Diamonds in the rough: Searching for an “Indie Striker”

written by – Rangers Report   photo courtesy of:  News Group Newspaper Ltd.

The stats used in this post come from a database of nearly 100 statistical categories that I’m collecting this season for the SPFL.   Access to updated stats will only be made available to people who contribute a one-time fee of £15.  If you are interested, read more here.

Part of the promise of analytics is the idea that you can use data to find diamonds in the rough…players who may get overlooked by the mainstream could be savvy pick-ups for teams looking to get a competitive edge.

Often the best place to mine for these diamonds is by honing in on underperforming teams.

Last place Ross County would be one of these teams.  Despite being doomed to a relegation spot, their underlying numbers suggest that their performances are actually closer to teams like Hearts & Kilmarnock – who both are currently sitting in the top half of the league table.

Below you’ll see an illustration of how much Ross County has underachieved this season from Fitba in Scotland, who uses Expected Goals data to determine Expected Points.

The data doesn’t suggest Ross County is among the top teams in the Scottish Premiership, but it does highlight the fact that they have clearly underperformed this season.  They have scored 2.96 less goals than their xG & have allowed 10.06 MORE goals than their xG allowed.

They have the fourth lowest xG created for this season but that’s not the issue.  Their Expected Goals Allowed is actually lower than teams like Hearts & Hibs.  They do a good job of limiting chances, but you would never guess that when you look at the fact that no team has allowed more goals.  If Ross County can figure out why this discrepancy exists, they should become a much more competitive team.

Knowing this…makes Ross County an ideal club to mine for talent given that they may be overlooked because of their spot in the league table.

After Owen Coyle’s departure, I posted the following graph on Twitter.  It uses xG Impact data & compares it with how many minutes a player gets.  I recently discussed this approach in a post that compared Graeme Murty & Neil McCann’s lineup decisions.

Don’t feel like clicking on the link?  An abbreviated description is that xG Impact combines a player’s Expected Goals with their xG Chain numbers & then breaks that down to a per 90 ratio.  It’s an attempt to see what players are having a tangible impact on chance creation (& vice versa).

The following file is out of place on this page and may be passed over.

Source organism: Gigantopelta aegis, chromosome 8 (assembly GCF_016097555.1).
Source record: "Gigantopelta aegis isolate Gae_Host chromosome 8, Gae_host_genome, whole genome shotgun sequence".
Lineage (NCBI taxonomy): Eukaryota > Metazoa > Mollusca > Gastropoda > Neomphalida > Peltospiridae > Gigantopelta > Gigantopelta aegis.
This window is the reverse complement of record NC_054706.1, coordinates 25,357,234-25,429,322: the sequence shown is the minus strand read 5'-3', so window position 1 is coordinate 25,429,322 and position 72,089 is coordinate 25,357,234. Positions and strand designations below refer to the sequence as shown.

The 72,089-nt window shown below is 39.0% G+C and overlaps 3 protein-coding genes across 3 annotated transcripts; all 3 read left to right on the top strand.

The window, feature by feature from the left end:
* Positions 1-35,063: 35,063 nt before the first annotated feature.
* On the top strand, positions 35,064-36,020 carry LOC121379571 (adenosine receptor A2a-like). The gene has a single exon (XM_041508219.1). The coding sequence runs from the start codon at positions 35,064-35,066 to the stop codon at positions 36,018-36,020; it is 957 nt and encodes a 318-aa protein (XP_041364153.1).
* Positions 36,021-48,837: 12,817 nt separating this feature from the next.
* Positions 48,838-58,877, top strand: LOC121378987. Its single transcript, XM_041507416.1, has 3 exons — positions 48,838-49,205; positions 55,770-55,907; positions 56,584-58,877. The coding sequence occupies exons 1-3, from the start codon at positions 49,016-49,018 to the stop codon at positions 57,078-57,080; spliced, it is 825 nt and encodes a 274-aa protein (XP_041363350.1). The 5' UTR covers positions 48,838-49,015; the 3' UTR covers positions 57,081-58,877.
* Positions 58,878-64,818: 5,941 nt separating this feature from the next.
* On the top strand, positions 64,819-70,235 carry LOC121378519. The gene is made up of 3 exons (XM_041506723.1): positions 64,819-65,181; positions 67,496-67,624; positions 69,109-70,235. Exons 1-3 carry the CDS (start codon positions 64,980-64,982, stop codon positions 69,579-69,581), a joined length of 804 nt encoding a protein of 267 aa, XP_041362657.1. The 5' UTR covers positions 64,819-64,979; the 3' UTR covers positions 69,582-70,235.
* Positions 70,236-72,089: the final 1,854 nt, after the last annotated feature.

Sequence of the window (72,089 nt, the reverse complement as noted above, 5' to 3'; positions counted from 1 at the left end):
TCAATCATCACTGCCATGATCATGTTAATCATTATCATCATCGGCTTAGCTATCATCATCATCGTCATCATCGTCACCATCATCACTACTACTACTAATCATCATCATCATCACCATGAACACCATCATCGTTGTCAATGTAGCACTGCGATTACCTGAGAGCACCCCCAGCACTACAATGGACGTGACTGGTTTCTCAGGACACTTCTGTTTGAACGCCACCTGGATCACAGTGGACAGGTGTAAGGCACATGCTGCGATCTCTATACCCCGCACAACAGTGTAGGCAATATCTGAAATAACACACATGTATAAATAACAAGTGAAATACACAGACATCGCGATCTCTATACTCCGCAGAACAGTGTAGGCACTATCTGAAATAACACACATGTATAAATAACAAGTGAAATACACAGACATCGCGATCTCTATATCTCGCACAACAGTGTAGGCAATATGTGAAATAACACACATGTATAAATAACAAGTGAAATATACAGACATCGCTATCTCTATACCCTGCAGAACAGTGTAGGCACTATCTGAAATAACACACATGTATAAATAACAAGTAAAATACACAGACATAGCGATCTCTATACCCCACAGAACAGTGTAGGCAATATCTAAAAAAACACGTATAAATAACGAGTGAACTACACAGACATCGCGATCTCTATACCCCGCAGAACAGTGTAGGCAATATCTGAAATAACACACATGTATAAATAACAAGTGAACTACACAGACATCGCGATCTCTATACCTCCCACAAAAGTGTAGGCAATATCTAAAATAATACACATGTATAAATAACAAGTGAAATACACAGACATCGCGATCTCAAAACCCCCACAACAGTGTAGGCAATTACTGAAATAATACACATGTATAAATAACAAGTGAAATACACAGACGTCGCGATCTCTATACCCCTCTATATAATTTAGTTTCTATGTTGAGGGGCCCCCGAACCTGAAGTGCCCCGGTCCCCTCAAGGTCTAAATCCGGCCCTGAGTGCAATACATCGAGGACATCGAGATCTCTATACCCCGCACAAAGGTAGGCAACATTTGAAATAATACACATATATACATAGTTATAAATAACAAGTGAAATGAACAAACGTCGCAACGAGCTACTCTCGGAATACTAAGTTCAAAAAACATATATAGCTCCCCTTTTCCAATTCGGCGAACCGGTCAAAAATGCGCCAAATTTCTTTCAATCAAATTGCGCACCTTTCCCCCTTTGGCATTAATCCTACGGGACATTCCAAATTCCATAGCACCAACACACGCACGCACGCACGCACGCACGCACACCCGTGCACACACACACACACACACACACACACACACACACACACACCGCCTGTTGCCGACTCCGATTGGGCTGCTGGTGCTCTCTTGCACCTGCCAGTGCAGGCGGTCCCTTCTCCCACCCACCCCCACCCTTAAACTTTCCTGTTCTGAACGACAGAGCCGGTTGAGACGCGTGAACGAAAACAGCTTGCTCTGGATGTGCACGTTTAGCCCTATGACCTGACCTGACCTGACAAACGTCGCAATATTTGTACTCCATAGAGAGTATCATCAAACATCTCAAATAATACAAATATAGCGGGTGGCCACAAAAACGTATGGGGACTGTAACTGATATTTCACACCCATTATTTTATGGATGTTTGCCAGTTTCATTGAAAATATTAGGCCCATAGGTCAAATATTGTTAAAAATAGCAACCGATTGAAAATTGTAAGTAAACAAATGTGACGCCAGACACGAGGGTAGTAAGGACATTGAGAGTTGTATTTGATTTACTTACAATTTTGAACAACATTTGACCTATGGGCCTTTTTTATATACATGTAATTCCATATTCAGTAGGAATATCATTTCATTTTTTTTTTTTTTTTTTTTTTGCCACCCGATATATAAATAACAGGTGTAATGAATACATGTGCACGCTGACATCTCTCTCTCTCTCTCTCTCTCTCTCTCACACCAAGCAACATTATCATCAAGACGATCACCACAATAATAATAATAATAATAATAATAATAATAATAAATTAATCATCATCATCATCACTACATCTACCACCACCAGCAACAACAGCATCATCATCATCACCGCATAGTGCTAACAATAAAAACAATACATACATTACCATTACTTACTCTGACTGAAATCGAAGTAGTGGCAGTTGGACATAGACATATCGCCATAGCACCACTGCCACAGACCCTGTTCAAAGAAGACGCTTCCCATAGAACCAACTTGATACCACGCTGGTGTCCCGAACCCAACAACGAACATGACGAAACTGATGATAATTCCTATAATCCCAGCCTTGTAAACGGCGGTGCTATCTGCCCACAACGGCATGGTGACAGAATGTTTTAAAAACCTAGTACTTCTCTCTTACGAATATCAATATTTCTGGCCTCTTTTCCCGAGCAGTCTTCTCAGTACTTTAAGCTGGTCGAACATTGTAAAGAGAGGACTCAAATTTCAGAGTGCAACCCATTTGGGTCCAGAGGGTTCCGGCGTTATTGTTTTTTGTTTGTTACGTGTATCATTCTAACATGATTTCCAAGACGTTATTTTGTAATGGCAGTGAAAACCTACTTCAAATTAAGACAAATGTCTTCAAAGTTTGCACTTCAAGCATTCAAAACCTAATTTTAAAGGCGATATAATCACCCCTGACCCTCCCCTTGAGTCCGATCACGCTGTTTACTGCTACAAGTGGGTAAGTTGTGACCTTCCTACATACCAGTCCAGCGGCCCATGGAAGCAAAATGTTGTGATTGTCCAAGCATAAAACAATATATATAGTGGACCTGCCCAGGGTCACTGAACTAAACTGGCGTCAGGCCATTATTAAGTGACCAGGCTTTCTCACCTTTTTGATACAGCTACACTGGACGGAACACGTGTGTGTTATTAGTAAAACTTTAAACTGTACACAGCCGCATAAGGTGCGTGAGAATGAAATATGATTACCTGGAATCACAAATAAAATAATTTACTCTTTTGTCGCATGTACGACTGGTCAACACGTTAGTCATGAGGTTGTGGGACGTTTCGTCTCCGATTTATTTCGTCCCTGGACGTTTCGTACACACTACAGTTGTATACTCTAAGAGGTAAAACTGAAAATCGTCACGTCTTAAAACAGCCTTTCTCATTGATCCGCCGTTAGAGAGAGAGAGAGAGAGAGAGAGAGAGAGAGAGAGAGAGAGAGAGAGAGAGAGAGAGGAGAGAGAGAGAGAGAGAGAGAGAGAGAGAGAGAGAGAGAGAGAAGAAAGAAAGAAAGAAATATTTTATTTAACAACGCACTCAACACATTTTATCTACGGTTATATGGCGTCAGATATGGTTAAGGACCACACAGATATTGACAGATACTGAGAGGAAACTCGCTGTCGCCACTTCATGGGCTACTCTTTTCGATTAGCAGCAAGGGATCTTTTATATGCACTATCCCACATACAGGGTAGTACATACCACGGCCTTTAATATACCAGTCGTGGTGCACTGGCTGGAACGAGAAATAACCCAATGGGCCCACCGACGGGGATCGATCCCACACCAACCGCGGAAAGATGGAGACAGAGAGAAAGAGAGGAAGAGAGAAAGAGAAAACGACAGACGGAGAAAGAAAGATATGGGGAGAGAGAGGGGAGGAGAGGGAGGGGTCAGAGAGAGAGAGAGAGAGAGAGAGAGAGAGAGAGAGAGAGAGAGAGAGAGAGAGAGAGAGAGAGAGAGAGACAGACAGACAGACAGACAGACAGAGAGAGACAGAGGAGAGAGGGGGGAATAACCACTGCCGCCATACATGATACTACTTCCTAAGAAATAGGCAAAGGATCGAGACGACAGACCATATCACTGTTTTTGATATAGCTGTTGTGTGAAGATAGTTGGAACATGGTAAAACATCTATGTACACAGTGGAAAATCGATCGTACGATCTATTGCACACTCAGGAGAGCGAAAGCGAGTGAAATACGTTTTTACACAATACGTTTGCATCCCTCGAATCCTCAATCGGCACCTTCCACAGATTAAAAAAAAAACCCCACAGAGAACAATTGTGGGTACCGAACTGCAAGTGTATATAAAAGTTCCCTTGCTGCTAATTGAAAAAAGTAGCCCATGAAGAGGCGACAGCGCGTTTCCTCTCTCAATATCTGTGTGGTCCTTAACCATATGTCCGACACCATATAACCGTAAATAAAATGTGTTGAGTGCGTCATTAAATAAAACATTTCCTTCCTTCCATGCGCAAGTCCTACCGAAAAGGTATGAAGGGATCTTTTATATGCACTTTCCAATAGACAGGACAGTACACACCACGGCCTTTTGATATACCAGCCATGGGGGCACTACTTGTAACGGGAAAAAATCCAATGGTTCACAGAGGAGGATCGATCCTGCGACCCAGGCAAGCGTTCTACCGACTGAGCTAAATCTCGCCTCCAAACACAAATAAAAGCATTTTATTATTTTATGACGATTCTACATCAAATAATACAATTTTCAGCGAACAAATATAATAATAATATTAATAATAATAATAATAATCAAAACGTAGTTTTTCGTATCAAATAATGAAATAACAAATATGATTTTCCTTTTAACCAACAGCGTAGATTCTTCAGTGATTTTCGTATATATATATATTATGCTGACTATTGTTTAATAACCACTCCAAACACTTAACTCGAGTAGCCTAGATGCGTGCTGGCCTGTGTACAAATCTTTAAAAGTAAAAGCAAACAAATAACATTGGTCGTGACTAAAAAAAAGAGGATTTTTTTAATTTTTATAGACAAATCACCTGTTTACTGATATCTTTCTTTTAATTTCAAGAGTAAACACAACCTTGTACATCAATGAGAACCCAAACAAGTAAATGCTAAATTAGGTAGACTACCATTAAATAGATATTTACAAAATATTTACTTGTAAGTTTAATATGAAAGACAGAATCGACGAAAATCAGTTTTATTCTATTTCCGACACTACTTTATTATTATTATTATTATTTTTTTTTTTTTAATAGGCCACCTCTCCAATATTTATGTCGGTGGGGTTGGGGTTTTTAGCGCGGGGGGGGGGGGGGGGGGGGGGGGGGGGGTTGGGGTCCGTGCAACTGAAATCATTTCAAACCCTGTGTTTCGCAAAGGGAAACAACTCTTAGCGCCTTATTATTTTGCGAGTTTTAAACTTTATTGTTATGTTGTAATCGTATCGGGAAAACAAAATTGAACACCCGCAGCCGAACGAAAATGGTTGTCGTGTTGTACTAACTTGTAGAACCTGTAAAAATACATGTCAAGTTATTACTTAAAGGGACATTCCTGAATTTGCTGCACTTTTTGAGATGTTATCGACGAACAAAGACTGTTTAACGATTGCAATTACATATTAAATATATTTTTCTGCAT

This is what initially put Alex Schalk on my radar.

Ross County had played the majority of the season without Alex Schalk in the lineup…but when he did get minutes he had a significant impact.  The only players who have a higher xG Impact per 90 for Ross County are Billy McKay (who can’t bribe his way into the lineup for some reason), Chris Eagles (who has been brilliant since signing but has since seen his minutes disappear) & David N’Gog (who just signed & provides some real hope that he can help save Ross County’s season).  All three of those players have played less than 600 minutes, which makes Schalk’s impact a little more impressive given he’s played 1,000+ minutes.

The 25-year old popped up again when I did another dive into another set of data.  The objective for this one was to find some “indie forwards” – forwards who don’t rely on service from their teammates to create shots.  Given how certain teams in the Premiership truly lack playmaking talent, there is a need to find forwards who can find ways to get their shots on their own, or “independently” –> hence the name “indie forward”.

Below you’ll find a graph that features all forwards with at least 15 shots this season & then what percent of their shots are unassisted.  Shots are displayed in their per 90 rates.  Note:  free kicks do not count as unassisted shots.

Only seven forwards in the Premiership average more than 2.0 shots while creating more than 15% of those shots on their own.  Dundee’s Faissal El Bakhtaoui, Esmael Goncalves (who now plays in Uzbekistan), Kyle Lafferty, Kris Boyd, Moussa Dembele, Motherwell’s Curtis Main & Schalk.  Now, anyone who has watched Dundee play this season would take serious pause seeing El Bakhtaoui grouped with a player & making a claim that’s a good thing.  Yes, he creates a lot of his own shots but they usually are low percentage shots that you probably don’t want your striker taking.

El Bakhtaoui has a pretty miserable Conversion Rate on unblocked shots (8%) & what makes that number sadder is the fact that his Expected Conversion Rate is…..8%.  For context, Shalk’s Conversion Rate on unblocked shots is 19%, while his xCR of 16%.  Both rates are on a whole different level than El Bakhtaoui.

So this data inquiry is only the beginning.

The next step I took was to compare these forwards Goals Above Average with the rate of shots that are unassisted.

Goals Above Average (GAA) measures how many more goals per 90 a player scored that is above the average rate for a forward in that league.  Over the past four seasons, the average goals per 90 for Scottish Premiership forwards has been 0.34.  Someone like Alfredo Morelos averages 0.58 goals per 90, so his GAA is +0.24.

Applying this kind of stat can give you a sense of how good a striker’s goal scoring rate actually is.  This is something I introduced this summer when assessing Morelos’ scoring output in Finland where he had seasons of +0.70 & +0.29 Goals Above Average.   The average goals per 90 for forwards in Finland’s Veikkausliiga 0.43 – so they score at a higher rate there than in Scotland…which makes Morelo’s numbers even more impressive.

Anywhoo…here you go:

The cluster in the middle is Kyle Lafferty & AJ Leitch-Smith.  It should also be noted that Goals Above Average only accounts for non-penalty goals.

First off, finding a diamond in the rough among forwards in the Scottish Premiership is more like finding a needle in a haystack.